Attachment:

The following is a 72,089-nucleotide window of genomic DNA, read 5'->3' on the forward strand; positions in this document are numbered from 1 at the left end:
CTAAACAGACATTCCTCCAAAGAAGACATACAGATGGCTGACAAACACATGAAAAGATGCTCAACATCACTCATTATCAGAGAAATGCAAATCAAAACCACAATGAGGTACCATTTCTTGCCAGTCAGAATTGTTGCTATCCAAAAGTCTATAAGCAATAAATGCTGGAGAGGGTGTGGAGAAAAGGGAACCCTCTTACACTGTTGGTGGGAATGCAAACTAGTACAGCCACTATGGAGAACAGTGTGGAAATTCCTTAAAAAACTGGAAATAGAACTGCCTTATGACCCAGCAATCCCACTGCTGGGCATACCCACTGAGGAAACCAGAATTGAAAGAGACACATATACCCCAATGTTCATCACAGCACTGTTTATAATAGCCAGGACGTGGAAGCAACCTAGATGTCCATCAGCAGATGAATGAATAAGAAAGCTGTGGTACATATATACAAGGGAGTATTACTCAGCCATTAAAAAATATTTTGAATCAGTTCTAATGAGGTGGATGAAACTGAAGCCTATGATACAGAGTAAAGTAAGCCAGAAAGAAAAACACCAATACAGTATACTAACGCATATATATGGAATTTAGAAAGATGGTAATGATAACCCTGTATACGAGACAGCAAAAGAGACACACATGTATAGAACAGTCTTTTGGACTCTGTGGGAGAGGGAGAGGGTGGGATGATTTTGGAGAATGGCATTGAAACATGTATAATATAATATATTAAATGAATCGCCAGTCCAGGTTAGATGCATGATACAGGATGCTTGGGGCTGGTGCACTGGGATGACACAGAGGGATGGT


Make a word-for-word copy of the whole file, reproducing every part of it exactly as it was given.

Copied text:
The following is a 72,089-nucleotide window of genomic DNA, read 5'->3' on the forward strand; positions in this document are numbered from 1 at the left end:
CTAAACAGACATTCCTCCAAAGAAGACATACAGATGGCTGACAAACACATGAAAAGATGCTCAACATCACTCATTATCAGAGAAATGCAAATCAAAACCACAATGAGGTACCATTTCTTGCCAGTCAGAATTGTTGCTATCCAAAAGTCTATAAGCAATAAATGCTGGAGAGGGTGTGGAGAAAAGGGAACCCTCTTACACTGTTGGTGGGAATGCAAACTAGTACAGCCACTATGGAGAACAGTGTGGAAATTCCTTAAAAAACTGGAAATAGAACTGCCTTATGACCCAGCAATCCCACTGCTGGGCATACCCACTGAGGAAACCAGAATTGAAAGAGACACATATACCCCAATGTTCATCACAGCACTGTTTATAATAGCCAGGACGTGGAAGCAACCTAGATGTCCATCAGCAGATGAATGAATAAGAAAGCTGTGGTACATATATACAAGGGAGTATTACTCAGCCATTAAAAAATATTTTGAATCAGTTCTAATGAGGTGGATGAAACTGAAGCCTATGATACAGAGTAAAGTAAGCCAGAAAGAAAAACACCAATACAGTATACTAACGCATATATATGGAATTTAGAAAGATGGTAATGATAACCCTGTATACGAGACAGCAAAAGAGACACACATGTATAGAACAGTCTTTTGGACTCTGTGGGAGAGGGAGAGGGTGGGATGATTTTGGAGAATGGCATTGAAACATGTATAATATAATATATTAAATGAATCGCCAGTCCAGGTTAGATGCATGATACAGGATGCTTGGGGCTGGTGCACTGGGATGACACAGAGGGATGGT